Foreign direct investment is regulated by the federal government under the Investment Canada Act (ICA, or the Act), which empowers the Minister of Innovation, Science and Economic Development (the Minister) (and in certain cases the Minister of Canadian Heritage) to screen, impose conditions, or possibly forbid, such investments.
The ICA contains three main components: notification, “net benefit” (or economic) reviews and national security reviews. Where a non-Canadian investor seeks to acquire control of a Canadian business with an enterprise value exceeding prescribed financial thresholds, which vary depending on the type and origin of foreign investor and the business carried on by the Canadian business, the transaction is subject to a “net benefit” review and must be approved by the Minister prior to closing. Under this review, the Minister must determine whether the transaction is likely to result in a net benefit to Canada based on a number of factors set out in the ICA.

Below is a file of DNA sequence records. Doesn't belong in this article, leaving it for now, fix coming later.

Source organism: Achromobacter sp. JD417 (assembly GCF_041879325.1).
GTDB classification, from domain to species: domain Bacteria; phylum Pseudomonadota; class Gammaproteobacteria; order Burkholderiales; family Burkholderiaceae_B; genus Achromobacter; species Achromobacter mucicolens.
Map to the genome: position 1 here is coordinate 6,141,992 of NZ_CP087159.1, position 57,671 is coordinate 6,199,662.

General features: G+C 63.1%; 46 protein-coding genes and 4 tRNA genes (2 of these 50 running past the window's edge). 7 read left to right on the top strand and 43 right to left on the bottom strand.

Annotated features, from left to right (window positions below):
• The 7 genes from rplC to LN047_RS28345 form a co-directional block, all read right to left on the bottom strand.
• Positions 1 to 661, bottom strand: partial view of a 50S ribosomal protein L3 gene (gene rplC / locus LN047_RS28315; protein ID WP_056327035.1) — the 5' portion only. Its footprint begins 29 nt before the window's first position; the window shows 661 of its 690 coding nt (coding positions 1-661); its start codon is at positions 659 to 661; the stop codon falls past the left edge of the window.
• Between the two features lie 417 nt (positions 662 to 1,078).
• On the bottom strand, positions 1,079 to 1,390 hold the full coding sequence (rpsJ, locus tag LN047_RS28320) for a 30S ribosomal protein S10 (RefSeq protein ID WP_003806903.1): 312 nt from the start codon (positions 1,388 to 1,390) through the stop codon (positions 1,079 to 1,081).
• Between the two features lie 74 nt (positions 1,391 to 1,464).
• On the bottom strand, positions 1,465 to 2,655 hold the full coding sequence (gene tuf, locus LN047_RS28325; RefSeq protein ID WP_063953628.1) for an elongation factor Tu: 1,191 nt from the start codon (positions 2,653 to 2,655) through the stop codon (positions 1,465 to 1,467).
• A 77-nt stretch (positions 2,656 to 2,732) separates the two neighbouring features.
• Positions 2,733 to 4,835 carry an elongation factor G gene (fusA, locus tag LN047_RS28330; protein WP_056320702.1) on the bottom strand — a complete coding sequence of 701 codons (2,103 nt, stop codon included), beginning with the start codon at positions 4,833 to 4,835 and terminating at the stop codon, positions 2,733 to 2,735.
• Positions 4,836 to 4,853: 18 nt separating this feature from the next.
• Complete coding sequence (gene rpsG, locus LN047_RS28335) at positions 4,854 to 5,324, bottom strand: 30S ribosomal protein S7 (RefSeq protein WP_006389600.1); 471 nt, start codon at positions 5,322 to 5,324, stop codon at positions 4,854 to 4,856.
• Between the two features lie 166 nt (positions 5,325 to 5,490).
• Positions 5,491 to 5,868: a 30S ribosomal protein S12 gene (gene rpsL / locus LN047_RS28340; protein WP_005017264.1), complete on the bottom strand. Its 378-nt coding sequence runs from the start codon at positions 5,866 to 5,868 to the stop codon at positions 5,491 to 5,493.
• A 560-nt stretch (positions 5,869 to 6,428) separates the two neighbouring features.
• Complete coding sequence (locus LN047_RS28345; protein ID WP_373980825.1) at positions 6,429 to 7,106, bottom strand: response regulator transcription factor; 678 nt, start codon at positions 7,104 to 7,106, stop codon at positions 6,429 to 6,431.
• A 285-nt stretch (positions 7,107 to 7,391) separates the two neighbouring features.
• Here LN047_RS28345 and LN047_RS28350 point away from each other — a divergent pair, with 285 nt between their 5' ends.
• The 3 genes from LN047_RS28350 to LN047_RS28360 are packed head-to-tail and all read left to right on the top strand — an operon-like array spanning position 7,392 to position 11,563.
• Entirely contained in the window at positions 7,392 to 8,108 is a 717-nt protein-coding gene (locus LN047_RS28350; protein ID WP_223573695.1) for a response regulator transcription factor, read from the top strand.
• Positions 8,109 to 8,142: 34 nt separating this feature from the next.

Where a transaction does not meet the financial thresholds, the foreign investor is simply required to file a notification of the transaction within 30 days of closing. Reviewable and notifiable transactions are both also subject to review to assess whether the transaction could be injurious to Canada’s national security. Although “national security” is not defined in the Act, the Canadian government has published guidelines (the Guidelines) which set out a number of categories of transactions where such issues could arise and has recently updated them to offer more examples of such transactions. The Guidelines also inform investors of the procedures applicable to such a review. Namely, if a notification or application for economic review is filed, the Minister has 45 days from certification of a complete filing to notify the investor that an order for national security review may be issued. In addition, where a transaction is not subject to notification or economic review (because it is an investment of a minority interest), it is still subject to a national security review for up to 45 days from closing.
It is considered to be a best practice in Canada to submit a notification at least 45 days before closing where a transaction falls within the areas identified in the national security Guidelines. Parties should therefore build in this time in their transaction timelines. This will provide an opportunity to obtain some guidance from investment officials on their views of whether the transaction may raise concerns under the national security provisions of the Act.